Evil double killer dies in prison aged 74 following positive Covid test


A double killer who was told he would never leave jail after murdering his neighbour and a Sunday school teacher had died in prison following a positive Covid-19 test.   

David Cook, 74, had been admitted to hospital on December 7 after testing positive for coronavirus at the jail.  

Cook, who was one of around 70 prisoners serving a whole life sentence in England and Wales, killed a Sunday school teacher in 1987 and neighbour Leonard Hill, 64, in June 2011.

David Cook (pictured), 74, had been admitted to hospital on December 7 after testing positive for coronavirus at the jail

He was found unconscious in his bed in the healthcare unit at high security HMP Frankland, Brasside, Durham. 

Officers were unable to attempt resuscitation as Cook had a ‘do not resuscitate’ (DNR) order in place. 

Cook was discharged from hospital on the December 23 and asked for the DNR order to be activated.

He died the following day on Christmas Eve and did not have any underlying health issues.

He was found unconscious in his bed in the healthcare unit at high security HMP Frankland, Brasside, Durham

He was found unconscious in his bed in the healthcare unit at high security HMP Frankland, Brasside, Durham

A Prison Service spokesperson said: ‘HMP Frankland prisoner David Cook died in custody on 24 December 2020.

‘The Prisons and Probation Ombudsman has been informed.’

Cook is the third high profile killer to die at Frankland jail of Covid-19 since the pandemic struck in March 2020.

Yorkshire Ripper Peter Sutcliffe, 74, died on November 13 after picking up the virus in jail.

He was transferred to hospital but like Cook refused to let medics treat him.

Camden Ripper Anthony Hardy, 69, who murdered three prostitutes, contracted sepsis at Frankland. 

He is also believed to have tested positive for Covid and died on November 26 last year.

Sutcliffe, Hardy and Cook were all whole-life prisoners.

Cook was serving a whole life tariff after being found guilty in 2012 of the murder of Leonard Hill, (pictured) in Rhymney, Caerphilly, South Wales

Cook was serving a whole life tariff after being found guilty in 2012 of the murder of Leonard Hill, (pictured) in Rhymney, Caerphilly, South Wales

Cook was serving a whole life tariff after being found guilty in 2012 of the murder of Mr Hill, in Rhymney, Caerphilly, South Wales.

During the trial at Newport Crown Court, the jury heard details about Cook’s first killing in 1987.

He was jailed for life in 1988 for strangling 37-year-old Beryl Maynard in her Reading home during a violent robbery.

They had become pen-pals when Cook was in prison for robberies committed in the 1980s.

He served 21-years and was released on parole in 2009 despite absconding from an open prison just three years before.

At the time of his escape, Cook was branded a danger to the public during a week-long manhunt.

After being released on licence, Cook eventually moved next door to Mr Hill a little more than 10 weeks before the killing.

The jury was told he was fleeing from creditors and had run up debts of £5,800.

Mr Hill’s murder was chillingly similar to the strangulation of Beryl Maynard two decades earlier.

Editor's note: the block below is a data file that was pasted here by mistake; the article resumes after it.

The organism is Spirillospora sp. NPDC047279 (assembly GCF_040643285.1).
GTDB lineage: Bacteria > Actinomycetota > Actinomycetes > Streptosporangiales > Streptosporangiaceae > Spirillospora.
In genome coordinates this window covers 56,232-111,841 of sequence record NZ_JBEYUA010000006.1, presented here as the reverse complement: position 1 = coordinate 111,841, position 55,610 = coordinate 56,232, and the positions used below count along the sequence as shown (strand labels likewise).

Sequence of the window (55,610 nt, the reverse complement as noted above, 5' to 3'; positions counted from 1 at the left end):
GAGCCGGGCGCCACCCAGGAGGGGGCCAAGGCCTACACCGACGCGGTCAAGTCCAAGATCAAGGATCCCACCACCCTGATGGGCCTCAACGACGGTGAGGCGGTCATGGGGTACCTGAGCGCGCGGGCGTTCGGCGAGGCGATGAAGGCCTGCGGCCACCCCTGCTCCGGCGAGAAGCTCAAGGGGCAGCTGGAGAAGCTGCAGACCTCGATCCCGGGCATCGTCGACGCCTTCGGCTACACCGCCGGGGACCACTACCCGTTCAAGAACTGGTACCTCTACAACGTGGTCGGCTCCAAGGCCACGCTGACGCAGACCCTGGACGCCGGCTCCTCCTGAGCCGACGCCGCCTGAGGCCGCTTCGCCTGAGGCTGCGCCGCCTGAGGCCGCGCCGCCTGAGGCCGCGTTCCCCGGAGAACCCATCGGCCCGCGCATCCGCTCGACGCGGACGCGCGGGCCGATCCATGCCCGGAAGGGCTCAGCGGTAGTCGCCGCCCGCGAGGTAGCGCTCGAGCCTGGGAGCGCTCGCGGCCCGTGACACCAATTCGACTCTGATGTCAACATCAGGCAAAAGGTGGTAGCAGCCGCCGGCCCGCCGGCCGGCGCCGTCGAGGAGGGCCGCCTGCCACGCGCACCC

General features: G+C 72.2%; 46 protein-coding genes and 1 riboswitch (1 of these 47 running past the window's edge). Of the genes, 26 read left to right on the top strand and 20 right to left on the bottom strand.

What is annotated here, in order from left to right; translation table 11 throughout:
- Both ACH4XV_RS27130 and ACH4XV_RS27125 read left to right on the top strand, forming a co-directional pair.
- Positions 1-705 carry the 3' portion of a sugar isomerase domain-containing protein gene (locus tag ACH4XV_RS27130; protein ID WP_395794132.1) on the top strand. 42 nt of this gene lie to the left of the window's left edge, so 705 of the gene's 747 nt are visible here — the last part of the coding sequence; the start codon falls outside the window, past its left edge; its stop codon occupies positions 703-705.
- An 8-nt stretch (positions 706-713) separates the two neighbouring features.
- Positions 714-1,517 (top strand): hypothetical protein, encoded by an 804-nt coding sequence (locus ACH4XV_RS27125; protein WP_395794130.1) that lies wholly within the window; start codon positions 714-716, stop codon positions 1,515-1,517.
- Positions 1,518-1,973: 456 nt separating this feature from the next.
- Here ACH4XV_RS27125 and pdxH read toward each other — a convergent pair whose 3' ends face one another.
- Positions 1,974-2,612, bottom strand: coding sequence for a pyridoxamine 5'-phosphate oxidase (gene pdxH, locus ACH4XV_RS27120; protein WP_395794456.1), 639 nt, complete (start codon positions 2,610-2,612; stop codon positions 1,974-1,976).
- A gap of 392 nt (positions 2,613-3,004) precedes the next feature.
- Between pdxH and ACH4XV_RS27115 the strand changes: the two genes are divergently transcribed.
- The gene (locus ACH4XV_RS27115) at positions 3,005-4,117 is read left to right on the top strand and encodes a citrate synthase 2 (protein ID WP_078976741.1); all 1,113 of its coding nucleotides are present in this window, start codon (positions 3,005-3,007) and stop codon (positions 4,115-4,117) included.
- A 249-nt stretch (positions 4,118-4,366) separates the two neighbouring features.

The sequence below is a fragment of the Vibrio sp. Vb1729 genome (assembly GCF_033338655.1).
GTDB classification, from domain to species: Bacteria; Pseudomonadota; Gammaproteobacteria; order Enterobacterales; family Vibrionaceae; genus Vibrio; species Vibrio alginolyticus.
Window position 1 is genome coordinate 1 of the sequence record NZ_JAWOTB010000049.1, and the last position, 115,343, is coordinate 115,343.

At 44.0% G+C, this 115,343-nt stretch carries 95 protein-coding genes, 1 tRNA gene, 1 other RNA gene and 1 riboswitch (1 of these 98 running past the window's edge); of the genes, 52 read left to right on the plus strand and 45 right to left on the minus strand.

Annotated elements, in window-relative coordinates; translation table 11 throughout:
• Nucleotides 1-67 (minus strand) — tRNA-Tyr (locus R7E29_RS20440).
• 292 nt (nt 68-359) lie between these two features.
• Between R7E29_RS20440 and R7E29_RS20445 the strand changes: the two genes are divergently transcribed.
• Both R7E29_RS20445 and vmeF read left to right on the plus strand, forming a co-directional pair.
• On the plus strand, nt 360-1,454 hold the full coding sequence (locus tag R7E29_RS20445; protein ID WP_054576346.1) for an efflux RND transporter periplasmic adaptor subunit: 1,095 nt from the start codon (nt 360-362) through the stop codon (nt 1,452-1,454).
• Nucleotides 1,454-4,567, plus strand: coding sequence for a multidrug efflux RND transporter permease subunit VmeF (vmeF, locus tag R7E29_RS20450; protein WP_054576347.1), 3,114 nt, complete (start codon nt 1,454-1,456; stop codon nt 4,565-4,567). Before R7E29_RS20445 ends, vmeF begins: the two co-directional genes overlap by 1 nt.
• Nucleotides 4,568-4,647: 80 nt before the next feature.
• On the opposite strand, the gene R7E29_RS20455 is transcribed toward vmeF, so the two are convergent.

Both were subdued by overwhelming violence before being bound, gagged and strangled to death with a ligature.

The murders were motivated by the need for relatively small amounts of cash after Cook run up debts.

During his trial Cook admitted that he had killed and robbed for cash in the past.

But he had insisted throughout that the killing of Mr Hill was a crime triggered by unwanted sexual attention.

He claimed the strangulation was not murder because he lost control and killed his neighbour in anger.

A jury took little more than an hour to reject that version of events.

Passing sentence, Justice Griffith Williams said he was giving Cook a whole life order as the seriousness of the offence was ‘exceptionally high’.

The judge told Cook: ‘You are a pathological liar, who does not scruple to tell any lie to further your interests’.

He said Mr Hill was a very ‘anxious, private, heterosexual man’ whose alleged behaviour was ‘the very antithesis of his true nature’.

‘You took advantage of the trusting nature of Leonard Hill when you needed money,’ the judge added.

‘It is aggravated by the vulnerability of your victim and with an element of premeditation.

‘The murder was carried out in a chillingly deliberate way’.

The court heard that Cook ransacked Mr Hill’s bungalow after the killing, stealing his wallet before going to a nearby pub for a drink.

He then went about his business as normal for 12 days while his victim’s body decomposed.

After the guilty verdict, Mr Hill’s family criticised the probation service.

Mr Hill’s sister-in-law Carol Hill said the family needed to know who assessed Cook as being safe to release on licence and subsequently monitored him.

She said: ‘In 2008 when he escaped from an open prison he was deemed to be dangerous. And then suddenly he’s fine.

‘I need to know whether the probation services knew he had all this debt. I need lots of answers.’

Wales Probation Trust has offered its ‘deepest sympathies’ to Mr Hill’s family.

The trust said a review of the case would look at how all the agencies work together but said it would not comment further.

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